This weekend, I attended the new Tom Stoppard play, the Hard Problem, that ponders the nature of what it means, in the contemporary world, to be human – what is consciousness, and are goodness and morality an essential part of human nature? What motivates goodness or acts of kindness? It is difficult to consider these questions without concluding that there are complex factors that influence “good” behavior, including genetics and evolutionary pressures (we can be generous because it ultimately helps to propagate the gene pool), self-expression (it helps us define who we are), self-interest (we share so others share with us), and enjoying the approval from others for doing something good. It is this last cause of helpful, kind action that has stuck with me. In the end, there is nothing wrong with doing the right thing because others (parents, colleagues, partners) approve of it.
Shaping positive social behavior by giving approval has stuck in my head because one of the most disturbing elements of our current society is that we appear, more and more, to encourage selfishness, dishonesty, greed, bigotry, bullying and violence. We flock to reality shows or social media sites that celebrate negative, hurtful, and divisive behavior. This type of behavior appears to be as natural to humans as generosity and altruism. We have been taught the ugliness within us was something shameful, not something that we boasted about. We were taught to cheer when people committed selfless acts of bravery, not when people exhorted crowds to beat up on weaker people. Now, it seems, we, as a crowd are encouraging and making more likely destructive acts.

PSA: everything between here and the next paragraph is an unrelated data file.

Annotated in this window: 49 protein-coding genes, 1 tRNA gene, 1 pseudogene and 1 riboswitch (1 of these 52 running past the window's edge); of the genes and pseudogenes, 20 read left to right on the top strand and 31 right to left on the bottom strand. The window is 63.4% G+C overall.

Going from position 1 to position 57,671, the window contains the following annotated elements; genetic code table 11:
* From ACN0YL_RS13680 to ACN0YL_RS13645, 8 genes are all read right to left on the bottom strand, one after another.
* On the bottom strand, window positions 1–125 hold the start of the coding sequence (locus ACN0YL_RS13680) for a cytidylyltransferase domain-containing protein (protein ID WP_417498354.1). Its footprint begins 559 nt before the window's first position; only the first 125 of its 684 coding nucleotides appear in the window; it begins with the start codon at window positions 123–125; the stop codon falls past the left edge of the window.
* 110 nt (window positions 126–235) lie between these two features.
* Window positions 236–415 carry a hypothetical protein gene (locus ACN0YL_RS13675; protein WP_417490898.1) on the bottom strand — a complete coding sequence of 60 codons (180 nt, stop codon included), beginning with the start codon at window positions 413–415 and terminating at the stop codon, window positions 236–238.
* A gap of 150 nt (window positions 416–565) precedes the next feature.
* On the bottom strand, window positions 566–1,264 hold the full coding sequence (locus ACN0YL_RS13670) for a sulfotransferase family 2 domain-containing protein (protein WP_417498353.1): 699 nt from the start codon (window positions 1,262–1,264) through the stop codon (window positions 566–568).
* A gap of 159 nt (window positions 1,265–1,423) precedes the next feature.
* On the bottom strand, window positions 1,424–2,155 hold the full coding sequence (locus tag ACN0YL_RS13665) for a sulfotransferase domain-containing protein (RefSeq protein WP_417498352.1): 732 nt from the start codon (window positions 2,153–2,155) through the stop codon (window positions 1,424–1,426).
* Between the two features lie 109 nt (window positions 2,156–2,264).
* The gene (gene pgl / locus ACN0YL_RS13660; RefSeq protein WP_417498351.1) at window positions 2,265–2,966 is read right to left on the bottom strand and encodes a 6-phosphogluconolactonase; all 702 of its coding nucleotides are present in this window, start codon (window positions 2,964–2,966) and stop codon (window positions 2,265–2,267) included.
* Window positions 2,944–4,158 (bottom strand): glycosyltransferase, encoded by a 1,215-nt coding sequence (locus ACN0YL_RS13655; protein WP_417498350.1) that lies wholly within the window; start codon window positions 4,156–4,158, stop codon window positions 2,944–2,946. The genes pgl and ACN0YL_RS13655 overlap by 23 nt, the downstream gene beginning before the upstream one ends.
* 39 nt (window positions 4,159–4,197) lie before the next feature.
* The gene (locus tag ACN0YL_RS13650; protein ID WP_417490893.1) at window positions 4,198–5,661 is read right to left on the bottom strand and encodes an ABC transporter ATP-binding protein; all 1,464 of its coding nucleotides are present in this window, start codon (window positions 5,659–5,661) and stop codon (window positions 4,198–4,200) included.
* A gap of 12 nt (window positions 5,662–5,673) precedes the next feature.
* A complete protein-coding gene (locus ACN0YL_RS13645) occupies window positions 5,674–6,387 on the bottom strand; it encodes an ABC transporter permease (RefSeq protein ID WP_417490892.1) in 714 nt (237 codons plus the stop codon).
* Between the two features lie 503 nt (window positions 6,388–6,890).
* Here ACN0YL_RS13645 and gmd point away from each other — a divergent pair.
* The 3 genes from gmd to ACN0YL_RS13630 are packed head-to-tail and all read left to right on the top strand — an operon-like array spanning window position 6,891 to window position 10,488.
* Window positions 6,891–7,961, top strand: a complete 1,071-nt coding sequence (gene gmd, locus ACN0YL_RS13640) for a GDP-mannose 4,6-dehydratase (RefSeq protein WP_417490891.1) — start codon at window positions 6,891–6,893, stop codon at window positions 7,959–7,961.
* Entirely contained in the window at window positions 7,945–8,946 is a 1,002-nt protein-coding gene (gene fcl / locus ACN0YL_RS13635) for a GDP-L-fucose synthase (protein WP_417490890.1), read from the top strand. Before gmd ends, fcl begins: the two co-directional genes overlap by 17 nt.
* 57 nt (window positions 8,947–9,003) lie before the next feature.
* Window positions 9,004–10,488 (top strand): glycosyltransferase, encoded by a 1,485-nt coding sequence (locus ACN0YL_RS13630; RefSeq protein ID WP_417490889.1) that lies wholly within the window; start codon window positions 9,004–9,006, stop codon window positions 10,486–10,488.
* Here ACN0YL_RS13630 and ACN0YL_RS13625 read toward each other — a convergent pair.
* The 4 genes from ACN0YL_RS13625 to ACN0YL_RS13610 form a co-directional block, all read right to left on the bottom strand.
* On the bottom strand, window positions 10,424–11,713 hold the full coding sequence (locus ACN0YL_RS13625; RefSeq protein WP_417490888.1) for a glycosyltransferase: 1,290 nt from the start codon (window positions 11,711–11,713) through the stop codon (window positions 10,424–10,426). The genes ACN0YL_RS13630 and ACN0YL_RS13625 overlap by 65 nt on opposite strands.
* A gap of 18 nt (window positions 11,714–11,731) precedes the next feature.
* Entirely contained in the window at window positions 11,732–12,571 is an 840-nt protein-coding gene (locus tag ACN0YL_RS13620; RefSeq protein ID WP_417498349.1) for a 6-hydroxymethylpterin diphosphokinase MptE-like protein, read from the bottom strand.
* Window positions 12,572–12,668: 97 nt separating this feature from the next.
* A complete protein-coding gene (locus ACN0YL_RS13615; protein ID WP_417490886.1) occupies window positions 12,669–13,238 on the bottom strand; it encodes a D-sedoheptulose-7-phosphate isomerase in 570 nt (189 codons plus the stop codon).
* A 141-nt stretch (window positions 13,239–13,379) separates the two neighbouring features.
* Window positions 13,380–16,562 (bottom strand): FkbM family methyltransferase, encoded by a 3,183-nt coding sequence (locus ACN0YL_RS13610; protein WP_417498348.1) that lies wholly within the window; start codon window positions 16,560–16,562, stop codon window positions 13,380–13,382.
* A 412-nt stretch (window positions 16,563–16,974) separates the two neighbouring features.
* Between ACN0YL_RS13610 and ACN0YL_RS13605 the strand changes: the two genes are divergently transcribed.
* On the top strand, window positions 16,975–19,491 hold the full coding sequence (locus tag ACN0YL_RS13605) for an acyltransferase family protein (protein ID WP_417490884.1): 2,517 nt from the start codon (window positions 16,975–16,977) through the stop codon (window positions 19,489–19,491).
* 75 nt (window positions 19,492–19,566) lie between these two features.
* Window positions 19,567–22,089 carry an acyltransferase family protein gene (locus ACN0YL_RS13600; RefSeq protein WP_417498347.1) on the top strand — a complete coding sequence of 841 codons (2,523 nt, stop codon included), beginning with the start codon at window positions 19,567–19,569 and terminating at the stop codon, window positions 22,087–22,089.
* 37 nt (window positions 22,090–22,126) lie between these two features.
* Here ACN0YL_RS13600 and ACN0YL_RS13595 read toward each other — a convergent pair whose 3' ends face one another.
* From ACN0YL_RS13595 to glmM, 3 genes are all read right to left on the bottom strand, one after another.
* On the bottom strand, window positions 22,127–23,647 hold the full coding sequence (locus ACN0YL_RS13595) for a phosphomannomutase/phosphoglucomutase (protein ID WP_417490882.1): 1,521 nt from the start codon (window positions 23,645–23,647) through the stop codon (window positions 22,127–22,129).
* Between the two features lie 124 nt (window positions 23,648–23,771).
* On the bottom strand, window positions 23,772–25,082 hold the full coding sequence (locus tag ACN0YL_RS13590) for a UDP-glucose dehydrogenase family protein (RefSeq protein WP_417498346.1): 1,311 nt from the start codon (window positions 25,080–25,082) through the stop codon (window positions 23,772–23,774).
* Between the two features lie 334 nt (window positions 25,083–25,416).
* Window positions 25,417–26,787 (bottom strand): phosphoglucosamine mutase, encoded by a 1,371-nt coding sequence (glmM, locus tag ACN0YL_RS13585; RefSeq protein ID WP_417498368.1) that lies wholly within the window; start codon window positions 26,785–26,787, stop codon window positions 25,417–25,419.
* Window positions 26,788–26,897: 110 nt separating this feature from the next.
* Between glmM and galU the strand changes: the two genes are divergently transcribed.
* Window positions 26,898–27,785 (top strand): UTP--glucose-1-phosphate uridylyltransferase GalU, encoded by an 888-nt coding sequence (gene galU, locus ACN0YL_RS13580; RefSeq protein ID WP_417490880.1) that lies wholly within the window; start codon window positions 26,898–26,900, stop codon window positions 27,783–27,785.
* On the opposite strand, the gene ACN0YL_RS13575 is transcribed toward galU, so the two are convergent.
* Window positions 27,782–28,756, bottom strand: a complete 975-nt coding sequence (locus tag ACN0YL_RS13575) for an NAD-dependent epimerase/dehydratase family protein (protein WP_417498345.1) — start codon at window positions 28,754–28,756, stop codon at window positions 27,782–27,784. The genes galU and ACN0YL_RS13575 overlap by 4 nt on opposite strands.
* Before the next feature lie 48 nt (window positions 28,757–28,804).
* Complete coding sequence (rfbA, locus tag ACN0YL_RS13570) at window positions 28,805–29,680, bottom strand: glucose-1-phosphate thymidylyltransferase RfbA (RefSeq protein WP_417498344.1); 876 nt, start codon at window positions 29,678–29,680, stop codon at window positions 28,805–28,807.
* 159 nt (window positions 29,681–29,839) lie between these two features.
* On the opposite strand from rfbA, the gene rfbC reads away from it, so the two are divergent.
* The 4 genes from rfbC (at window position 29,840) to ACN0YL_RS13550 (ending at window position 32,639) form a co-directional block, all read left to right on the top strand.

The most recent shocking act of violence, the mass shooting in Pittsburgh, is just the latest horror. Our hearts go out to the peaceful victims and their families at the Tree of Life Synagogue, and for all those who’ve been victims of mass shootings, individual shootings, and other senseless acts of violence because of their religion, color of their skin, immigration status, or gender identification. This act was senseless, and the uncommon act of an uncommonly disturbed person, and I am reluctant to even try to make sense of it. But, as we at Forestdale work to help children heal from violence, we wish we could have a world that was safe for everyone – for children, for the elderly, for all people. How do we build this world? While we struggle to elevate the finer parts of our nature, can’t we start by being a society in which bigotry, aggression, greed, and dishonesty are shunned, and the act of helping others is celebrated?